Sunday August 7th marked the first TEDxStrathcona, an independently organized TEDx event held at the Electric Owl on Main Street. As opposed to the unrelated TEDxVancouver, this was a public event, and by 7 PM the Electric Owl was hopping with a young, good looking crowd. The evening featured six speakers and two video presentations taken from official TED talks.
We were treated to two items off the Electric Owl food menu and a drink, so that even without the talk we would have nearly gotten our money’s worth. The speaker lineup included actor and Gemini winner Phil Granger, local street artist Indigo, animator Ann Marie Fleming, designer Caleb Beyers, engineer Johathan Tippet, and philosopher/physicist John H. Spencer. As well, we saw clips from TED presenters, architect Michael Pawlyn and a performance by computer software artist Golan Levin.
First out, I’m glad that TEDxStrathcona happened. Our city, and indeed the world, needs more exposure to big ideas and big accomplishments. It’s too easy now to be passive observers; the ideas shown at events like TED and Pecha Kucha inspire us (hopefully) to action, to making a piece of this world a better place. If you’ve never seen any TED talks, head over to TED.com immediately. TEDtalks feature the best thinkers, scientists, artists, and entrepreneurs in the world giving striking presentations about their life’s work. The talks can be riveting and inspiring at their best.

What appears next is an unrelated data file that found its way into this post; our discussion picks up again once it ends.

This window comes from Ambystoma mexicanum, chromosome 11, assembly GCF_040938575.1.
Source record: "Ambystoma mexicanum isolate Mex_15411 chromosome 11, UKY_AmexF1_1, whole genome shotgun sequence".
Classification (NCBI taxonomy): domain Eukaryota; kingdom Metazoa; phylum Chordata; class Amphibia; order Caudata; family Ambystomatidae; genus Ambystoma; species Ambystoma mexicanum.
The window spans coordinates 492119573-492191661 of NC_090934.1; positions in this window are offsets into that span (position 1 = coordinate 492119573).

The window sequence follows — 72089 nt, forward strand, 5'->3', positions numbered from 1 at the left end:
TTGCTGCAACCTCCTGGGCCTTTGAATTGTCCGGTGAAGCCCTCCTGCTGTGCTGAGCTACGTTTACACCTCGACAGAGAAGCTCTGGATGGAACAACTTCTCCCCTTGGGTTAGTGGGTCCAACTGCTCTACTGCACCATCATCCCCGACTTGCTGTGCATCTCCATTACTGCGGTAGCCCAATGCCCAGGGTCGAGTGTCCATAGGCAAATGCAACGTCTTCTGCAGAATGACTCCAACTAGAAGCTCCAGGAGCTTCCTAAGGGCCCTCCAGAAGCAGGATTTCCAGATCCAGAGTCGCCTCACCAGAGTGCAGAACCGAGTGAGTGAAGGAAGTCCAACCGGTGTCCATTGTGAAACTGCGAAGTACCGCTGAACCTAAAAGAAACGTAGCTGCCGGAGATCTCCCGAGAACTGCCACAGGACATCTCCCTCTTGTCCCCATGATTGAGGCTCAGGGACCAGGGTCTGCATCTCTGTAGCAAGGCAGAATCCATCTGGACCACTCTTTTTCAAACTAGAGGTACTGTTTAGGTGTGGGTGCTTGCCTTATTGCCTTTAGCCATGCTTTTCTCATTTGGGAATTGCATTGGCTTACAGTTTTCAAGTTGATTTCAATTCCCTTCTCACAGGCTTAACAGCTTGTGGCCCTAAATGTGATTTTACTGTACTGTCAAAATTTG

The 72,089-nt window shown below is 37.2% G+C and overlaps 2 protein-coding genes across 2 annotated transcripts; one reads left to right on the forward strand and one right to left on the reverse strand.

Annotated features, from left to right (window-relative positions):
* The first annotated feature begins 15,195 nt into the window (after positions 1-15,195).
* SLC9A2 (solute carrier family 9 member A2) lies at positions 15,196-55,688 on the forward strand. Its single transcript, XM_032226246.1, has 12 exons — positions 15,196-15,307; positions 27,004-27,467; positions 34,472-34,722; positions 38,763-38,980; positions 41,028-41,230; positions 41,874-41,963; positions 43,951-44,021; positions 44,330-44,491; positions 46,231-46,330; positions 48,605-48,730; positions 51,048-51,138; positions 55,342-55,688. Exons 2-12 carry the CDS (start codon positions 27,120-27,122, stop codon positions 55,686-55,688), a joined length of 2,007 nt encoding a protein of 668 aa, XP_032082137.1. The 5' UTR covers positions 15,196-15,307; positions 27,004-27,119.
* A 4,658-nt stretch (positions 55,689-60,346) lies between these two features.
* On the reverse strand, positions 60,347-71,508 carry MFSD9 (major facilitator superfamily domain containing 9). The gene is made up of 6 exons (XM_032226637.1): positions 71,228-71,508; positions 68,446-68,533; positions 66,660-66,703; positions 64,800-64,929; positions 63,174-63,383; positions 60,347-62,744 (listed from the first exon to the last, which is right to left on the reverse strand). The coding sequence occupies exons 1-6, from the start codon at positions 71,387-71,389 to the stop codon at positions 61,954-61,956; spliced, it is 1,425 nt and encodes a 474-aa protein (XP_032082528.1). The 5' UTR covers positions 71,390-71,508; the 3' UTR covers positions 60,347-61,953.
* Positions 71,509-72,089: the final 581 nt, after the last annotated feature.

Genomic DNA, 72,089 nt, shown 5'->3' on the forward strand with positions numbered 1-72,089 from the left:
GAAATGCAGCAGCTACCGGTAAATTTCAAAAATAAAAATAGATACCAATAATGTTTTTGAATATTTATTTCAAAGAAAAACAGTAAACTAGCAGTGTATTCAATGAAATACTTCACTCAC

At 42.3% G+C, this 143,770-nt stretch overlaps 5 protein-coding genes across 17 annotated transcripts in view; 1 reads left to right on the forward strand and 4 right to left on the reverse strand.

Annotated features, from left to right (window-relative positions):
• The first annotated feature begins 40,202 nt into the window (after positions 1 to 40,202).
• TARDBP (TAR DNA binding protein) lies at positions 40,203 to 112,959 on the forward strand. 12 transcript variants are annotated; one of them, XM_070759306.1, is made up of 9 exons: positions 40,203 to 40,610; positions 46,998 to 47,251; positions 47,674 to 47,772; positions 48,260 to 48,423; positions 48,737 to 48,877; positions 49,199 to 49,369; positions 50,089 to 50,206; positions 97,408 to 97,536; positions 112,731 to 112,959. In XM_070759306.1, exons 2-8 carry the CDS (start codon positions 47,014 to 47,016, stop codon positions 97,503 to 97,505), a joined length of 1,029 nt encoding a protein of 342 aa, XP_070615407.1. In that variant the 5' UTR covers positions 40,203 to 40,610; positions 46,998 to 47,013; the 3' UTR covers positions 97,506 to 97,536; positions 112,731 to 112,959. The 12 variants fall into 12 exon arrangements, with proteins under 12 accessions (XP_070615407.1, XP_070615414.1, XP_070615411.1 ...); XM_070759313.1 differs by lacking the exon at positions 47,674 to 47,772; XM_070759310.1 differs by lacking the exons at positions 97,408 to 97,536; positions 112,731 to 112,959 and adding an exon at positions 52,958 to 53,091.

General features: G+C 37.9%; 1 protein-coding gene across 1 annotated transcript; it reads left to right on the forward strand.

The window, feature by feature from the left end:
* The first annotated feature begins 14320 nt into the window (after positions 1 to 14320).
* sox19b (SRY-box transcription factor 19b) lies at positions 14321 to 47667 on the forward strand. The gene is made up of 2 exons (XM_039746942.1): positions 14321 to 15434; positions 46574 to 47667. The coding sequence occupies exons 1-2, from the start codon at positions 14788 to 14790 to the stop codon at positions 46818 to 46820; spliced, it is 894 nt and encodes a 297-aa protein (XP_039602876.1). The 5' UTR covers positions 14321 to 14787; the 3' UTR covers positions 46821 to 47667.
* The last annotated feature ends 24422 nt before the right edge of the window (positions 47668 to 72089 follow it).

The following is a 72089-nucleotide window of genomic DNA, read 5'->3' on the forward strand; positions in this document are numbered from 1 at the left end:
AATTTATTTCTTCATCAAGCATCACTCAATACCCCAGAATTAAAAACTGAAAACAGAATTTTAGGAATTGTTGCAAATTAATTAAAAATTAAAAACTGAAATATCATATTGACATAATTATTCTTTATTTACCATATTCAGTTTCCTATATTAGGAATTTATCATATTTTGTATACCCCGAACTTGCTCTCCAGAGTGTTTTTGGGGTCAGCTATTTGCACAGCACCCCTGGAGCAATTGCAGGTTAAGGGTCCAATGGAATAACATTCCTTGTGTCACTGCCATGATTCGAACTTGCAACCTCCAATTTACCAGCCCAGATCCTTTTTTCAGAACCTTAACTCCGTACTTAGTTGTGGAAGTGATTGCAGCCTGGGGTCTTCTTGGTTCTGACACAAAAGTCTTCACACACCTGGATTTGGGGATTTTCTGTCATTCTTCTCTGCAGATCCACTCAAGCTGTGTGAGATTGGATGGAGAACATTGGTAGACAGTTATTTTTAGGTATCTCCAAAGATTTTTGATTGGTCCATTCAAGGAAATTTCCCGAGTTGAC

However, I don’t think that TEDxStrathcona quite lived up to the reputation that TED has built for itself. Sound issues, confusion about the schedule, and kitchen troubles were minor annoyances, but it was the presentations that left me feeling flat. There was a sense that nobody quite knew what they were there for, and the impossibly wide theme “Discovering Unity: Technology, Art, & Science” didn’t help to lend any focus. I don’t want to criticize too much given that I see such promise with the TEDx format, but a couple points come to mind for the next (and I really do hope there will be a next) TEDxStrathcona: Aim bigger, at bigger ideas and bigger accomplishments tied to a strong theme. Also, aim smaller, by really stressing tight, rehearsed presentations, and by creating a polished, professional feel to the event.